by Luke Buckardt
This winter has been brutally cold. With an average temperature of 19.4 degrees F, it is the fourth coldest on the record books here in the Chicago area. Schools have been cancelled and people have been warned to stay inside on days with negative wind chills. But what happens to the rest of the wintery world when temperatures dip to such lows? The plants and animals in Ryerson also have to cope with these temperatures, but have no relief. Both the plants and animals use incredible adaptations in order to make it through the long winter.
Many of the trees in Ryerson are deciduous, which literally translates to “tending to fall off.” Tree species, such as the Bur oak and the Sugar maple, go through a yearly change in order to prepare for winter. When light conditions shorten in the fall, trees begin to go through abscission, or loss their leaves. This assists the tree in two major areas. Primarily, it conserves water. Leaves are where the tree transpires, or gathers CO2 for the transformation into oxygen. However, water is lost through the stoma, or pores in the underside of the leaf, during this process. In order to conserve water during the winter, deciduous trees drop these leaves. They also drop their leaves in order to conserve energy. It is not efficient for many temperate tree species to continue maintaining leaves throughout the winter, as the leaves do not receive ample sunlight. The tree would be using excess energy to keep their leaves throughout the winter, so it sheds them when light conditions begin to deteriorate.
Coniferous trees handle the winter through a different method that does not involve dropping their specialized leaves, called needles. Needles differ from deciduous leaves in two major areas. First, they continually transpire throughout the year. Needles have a waxy cuticle, or outer covering, that limits the amount of water that is lost during the process. Their stoma are sunken deeper into the plant tissue, which also helps retain water. Conifers are also shaped differently in order to prevent damage from snow and ice. Pines, firs and cedars have a conic shape, with a thin top and wider base. This shape does not allow for snow to build up, which can potentially break branches, endangering the tree.
Animals must also endure the cold winters in the Chicago land area, and have many specialized physiologic adaptations. One of the most prevalent animals in Lake County is the ubiquitous White-tailed deer. They have a few adaptations that allow for them to maintain internal temperatures when the thermometer dips below zero. First, they, like other mammals, abide by Bergmann’s rule. It states that as a mammalian species ranges farther north, they are larger in colder climates. By increasing size, they are better “designed” for colder temperatures. They have a greater mass to surface ratio and therefore have an easier time retaining heat. Deer also have unique fur that helps them stay warm. Their fur has multiple layers, which help trap heat against their skin. White-tailed deer have guard hairs that are exposed to the elements. The outer hairs are hollow in order to trap air, which is used to insulate the animal. When it is extremely cold, deer bed down in deep snow. Snow is about 90 percent air, and acts as a wonderful insulator.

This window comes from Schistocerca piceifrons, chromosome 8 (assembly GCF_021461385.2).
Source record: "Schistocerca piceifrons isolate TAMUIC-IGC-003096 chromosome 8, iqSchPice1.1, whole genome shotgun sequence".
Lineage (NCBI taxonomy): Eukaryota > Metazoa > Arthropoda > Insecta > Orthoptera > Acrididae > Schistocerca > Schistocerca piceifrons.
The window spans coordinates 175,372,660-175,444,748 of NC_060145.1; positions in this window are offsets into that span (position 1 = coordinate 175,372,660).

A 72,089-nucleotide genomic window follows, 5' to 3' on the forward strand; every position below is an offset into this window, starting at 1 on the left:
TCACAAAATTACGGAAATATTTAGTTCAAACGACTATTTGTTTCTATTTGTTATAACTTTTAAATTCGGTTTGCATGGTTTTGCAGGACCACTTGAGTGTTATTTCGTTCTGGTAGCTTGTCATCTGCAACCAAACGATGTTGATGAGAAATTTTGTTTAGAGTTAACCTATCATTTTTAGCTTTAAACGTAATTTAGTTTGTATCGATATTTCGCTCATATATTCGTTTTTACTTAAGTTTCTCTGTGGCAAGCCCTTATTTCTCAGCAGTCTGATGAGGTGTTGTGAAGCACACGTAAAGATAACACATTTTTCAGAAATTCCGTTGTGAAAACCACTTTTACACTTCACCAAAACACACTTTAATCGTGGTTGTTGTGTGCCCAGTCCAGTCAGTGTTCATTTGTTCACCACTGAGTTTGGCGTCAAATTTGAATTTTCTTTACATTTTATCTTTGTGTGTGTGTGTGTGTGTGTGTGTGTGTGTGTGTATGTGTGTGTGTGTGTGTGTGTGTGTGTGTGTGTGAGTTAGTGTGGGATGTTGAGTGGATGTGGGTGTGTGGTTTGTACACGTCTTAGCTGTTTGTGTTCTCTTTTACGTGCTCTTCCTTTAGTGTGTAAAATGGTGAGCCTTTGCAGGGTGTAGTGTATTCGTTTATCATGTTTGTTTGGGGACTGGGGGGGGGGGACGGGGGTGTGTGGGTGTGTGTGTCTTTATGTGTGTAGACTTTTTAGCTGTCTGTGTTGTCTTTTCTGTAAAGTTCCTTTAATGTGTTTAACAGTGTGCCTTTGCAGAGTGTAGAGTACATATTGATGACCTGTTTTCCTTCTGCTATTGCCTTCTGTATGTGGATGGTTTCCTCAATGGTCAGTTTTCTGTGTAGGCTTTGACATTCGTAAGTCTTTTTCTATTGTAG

Another amazing animal is the Wood frog. Being only 2 inches long can be tricky when temperatures get below freezing, but they enlist an incredible method, which helps them endure such temperatures, they freeze. Wood frogs hibernate in the top layers of soil. During the fall, the wood frog begins to store urea within its tissue. While in hibernation, they convert glycogen into glucose. Both of these help break up internal ice formation within the blood and other fluids. They can withstand up to 65% of their tissue freezing and still survive through hibernation.
Animals also enlist behavioral adaptations to combat the chilling temperatures. Birds, when it gets particularly cold, maintain their body temperature by manipulating their feathers. Birds at feeders are often seen “puffed up” during the winter months. They are actually expanding their feathers and trapping air for increased insulation. Birds also enact thermogenesis to warm themselves. Although it is not as apparent as with humans, birds shiver to maintain an appropriate body temperature for survival. Certain animals will change their social behavior to perpetuate survival as well. The Southern flying squirrel, a local Lake County resident, is primarily a loner. Throughout most of the year, they live by themselves. However, when temperatures become dangerously low, they huddle together in a collective den. The added bodies maintain a more constant temperature throughout the whole den, allowing for more individuals to survive.
While we are buried under our comforters in our toasty houses, the world around us continues to endure and in many cases thrive during these frigid days. Make sure to look outside to enjoy the nature around us, and to find many more adaptations that keep the plants and animals of Lake County going on these chilly days.
This blog is written by the staff and partners of Brushwood Center at Ryerson Woods